Light Emitting Fibers for Crazy Clothes

Illustration: Zhitao Zhang

Thin light-emitting fibers that can be woven into textiles could be made into glowing clothes and other wearable electronics, researchers at Fudan University in Shanghai say.

Organic light-emitting diodes (OLEDs) are increasingly finding use in smartphones screens and televisions, offering a bright source of light with a wide range of colors that can be applied to rigid, curved, and even flexible surfaces. However, incorporating OLEDs into fabrics is difficult because they depend on cathodes that need relatively low amounts of energy to withdraw electrons completely from their surfaces. Such "low work function" materials—including calcium or magnesium—are sensitive to air, making them a problem for use in anything that can see as much use as fabric.

Instead, Zhitao Zhang at Fudan University in Shanghai and his colleagues explored devices known as polymer light-emitting electrochemical cells (PLECs). Like OLEDs, PLECs are usually made up of two metal electrodes connected to an electroluminescent organic semiconductor, but PLECs also incorporate salts into the light-emitting layer. This not only presents advantages such as high electron-to-photon conversion efficiency and high power efficiency compared to OLEDs, but PLECs also do not require low work function cathodes.

Now the scientists have developed a roughly one-millimeter-thick fiber-shaped PLEC consisting of a thin steel wire coated with a layer of zinc oxide nanoparticles, an electroluminescent polymer and an outer highly transparent layer of carbon nanotubes. These fibers can be twisted together and woven into patterns in lightweight, flexible, wearable textiles. Zhang, along with Huisheng Peng and their colleagues, detailed their findings online 18 March in the journal Nature Photonics.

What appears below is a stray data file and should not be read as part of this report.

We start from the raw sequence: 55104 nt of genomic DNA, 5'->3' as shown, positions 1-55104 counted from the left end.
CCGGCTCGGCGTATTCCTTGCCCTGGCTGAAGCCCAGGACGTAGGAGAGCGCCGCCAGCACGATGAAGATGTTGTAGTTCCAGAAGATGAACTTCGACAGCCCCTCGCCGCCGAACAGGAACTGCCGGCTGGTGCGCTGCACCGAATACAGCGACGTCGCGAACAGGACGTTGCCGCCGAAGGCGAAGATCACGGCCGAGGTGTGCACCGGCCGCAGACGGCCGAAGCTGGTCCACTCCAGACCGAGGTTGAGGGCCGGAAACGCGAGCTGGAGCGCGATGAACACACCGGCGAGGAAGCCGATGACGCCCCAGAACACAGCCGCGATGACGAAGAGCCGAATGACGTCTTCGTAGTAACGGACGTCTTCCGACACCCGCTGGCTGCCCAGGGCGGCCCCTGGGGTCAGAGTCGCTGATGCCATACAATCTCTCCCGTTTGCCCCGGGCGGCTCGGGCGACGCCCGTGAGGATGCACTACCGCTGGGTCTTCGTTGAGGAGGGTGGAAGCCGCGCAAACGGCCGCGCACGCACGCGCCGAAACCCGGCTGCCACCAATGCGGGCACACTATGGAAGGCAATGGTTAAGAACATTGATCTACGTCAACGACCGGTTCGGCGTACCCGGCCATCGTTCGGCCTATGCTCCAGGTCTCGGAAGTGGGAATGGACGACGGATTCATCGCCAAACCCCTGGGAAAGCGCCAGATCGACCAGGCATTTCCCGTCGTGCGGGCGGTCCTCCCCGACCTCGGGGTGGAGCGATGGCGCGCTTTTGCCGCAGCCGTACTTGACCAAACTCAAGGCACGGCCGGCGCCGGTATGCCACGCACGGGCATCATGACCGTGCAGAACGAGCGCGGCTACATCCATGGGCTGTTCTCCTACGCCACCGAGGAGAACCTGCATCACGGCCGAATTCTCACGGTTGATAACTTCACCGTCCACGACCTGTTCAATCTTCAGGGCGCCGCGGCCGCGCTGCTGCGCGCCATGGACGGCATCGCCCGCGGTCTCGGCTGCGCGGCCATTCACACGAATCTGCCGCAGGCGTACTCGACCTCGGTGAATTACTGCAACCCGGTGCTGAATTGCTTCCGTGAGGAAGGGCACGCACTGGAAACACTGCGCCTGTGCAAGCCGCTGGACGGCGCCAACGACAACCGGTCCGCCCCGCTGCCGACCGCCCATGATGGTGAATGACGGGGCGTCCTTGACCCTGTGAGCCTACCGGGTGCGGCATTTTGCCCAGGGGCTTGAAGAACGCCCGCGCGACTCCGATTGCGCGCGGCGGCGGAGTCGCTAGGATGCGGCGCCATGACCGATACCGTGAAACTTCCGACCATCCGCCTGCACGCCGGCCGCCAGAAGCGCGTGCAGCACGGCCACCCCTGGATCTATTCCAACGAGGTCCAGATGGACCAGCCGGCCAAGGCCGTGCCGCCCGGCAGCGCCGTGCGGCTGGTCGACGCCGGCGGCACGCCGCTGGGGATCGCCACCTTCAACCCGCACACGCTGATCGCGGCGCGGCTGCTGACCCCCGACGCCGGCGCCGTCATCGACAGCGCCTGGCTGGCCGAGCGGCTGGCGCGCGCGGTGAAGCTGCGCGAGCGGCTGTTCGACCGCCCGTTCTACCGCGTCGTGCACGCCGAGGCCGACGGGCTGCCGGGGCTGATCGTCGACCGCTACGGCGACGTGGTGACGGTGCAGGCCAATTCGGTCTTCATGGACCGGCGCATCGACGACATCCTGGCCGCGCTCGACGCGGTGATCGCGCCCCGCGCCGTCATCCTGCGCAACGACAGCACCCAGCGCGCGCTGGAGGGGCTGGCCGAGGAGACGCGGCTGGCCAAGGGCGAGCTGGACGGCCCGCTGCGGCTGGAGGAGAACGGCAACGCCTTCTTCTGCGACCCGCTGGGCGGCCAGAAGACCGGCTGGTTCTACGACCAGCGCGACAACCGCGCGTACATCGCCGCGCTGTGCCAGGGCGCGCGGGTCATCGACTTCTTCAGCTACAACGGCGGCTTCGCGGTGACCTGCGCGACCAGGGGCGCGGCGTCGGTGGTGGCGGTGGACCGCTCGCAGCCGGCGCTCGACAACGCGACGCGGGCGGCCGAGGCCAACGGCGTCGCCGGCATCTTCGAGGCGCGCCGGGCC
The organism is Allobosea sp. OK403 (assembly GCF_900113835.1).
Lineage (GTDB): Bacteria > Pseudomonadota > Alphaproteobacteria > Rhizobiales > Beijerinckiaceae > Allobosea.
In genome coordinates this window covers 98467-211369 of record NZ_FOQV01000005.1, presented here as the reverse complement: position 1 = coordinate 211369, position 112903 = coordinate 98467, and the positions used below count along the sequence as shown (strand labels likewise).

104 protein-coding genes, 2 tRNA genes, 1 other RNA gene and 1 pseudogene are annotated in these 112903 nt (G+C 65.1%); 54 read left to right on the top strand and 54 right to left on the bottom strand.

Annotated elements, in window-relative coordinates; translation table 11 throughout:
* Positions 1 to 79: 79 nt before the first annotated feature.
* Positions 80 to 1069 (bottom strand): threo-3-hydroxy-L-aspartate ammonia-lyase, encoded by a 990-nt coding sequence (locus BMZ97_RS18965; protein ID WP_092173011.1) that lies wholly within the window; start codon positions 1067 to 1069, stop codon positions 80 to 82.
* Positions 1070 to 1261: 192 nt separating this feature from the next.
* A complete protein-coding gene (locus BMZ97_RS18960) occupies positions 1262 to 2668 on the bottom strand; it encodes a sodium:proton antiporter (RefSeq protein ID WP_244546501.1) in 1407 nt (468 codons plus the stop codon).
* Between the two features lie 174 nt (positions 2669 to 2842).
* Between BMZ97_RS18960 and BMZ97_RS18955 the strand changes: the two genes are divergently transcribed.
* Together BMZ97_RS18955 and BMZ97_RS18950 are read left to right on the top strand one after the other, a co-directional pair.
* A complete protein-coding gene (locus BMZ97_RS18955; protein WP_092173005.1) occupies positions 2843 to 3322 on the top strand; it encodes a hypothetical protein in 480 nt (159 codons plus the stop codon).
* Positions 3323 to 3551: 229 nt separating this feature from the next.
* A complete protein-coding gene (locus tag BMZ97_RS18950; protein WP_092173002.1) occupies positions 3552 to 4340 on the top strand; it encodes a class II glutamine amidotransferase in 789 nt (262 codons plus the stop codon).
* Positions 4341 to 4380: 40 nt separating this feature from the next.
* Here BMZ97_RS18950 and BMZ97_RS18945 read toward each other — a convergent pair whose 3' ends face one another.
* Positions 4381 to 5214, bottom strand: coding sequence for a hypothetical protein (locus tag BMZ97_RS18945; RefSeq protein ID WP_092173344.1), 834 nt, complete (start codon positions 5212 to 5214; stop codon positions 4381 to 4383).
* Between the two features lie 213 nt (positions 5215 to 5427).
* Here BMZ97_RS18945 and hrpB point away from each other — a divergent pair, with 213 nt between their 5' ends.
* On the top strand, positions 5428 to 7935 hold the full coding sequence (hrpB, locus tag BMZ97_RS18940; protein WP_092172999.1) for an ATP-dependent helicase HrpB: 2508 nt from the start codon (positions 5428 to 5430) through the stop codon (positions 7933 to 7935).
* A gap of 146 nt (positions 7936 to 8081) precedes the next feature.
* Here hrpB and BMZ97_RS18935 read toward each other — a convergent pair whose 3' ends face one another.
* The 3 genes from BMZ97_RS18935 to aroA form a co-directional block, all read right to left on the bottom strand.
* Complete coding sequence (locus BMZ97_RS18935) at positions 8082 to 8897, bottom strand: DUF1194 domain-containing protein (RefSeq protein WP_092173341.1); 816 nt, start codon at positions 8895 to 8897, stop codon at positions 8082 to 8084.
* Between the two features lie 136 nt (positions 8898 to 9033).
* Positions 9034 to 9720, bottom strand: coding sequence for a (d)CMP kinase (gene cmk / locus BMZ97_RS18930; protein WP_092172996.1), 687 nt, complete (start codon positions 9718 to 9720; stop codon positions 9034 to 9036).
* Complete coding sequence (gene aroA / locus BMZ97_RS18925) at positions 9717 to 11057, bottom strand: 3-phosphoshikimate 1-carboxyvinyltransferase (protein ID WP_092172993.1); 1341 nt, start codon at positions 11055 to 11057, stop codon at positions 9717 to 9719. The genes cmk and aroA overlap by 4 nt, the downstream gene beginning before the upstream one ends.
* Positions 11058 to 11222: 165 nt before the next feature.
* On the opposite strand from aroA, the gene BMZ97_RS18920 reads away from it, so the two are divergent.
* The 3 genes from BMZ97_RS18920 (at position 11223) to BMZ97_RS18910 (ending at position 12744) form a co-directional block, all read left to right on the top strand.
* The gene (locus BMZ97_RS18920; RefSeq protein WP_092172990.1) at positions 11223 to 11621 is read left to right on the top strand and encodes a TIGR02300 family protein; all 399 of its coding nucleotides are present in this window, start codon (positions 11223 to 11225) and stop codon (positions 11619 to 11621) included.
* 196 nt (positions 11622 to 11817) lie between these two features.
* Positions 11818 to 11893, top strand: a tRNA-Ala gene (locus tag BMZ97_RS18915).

The fibers can emit blue or yellow light from their entire surface when a few volts or more are applied between the inner metal wire and the outer carbon nanotube layer, and other colors might be possible in the future. The zinc oxide nanoparticles and the electroluminescent polymer are manufactured from simple solution-based processes that the scientists suggest could be scaled up for practical applications. The fibers "can be woven into light-emitting clothes for the creation of smart fabrics," Zhang said.

One challenge PLECs face is that their performance degrades over time: The brightness of these fibers decreases by half after only four hours of operation. However, electronics researchers Enrique Ortí and Henk Bolink at the University of Valencia in Spain, who did not take part in this study, noted in a review in Nature Photonics that PLECs now exist that can last for several thousand hours, suggesting that PLECs might one day be usable in long-lasting glowing fibers.


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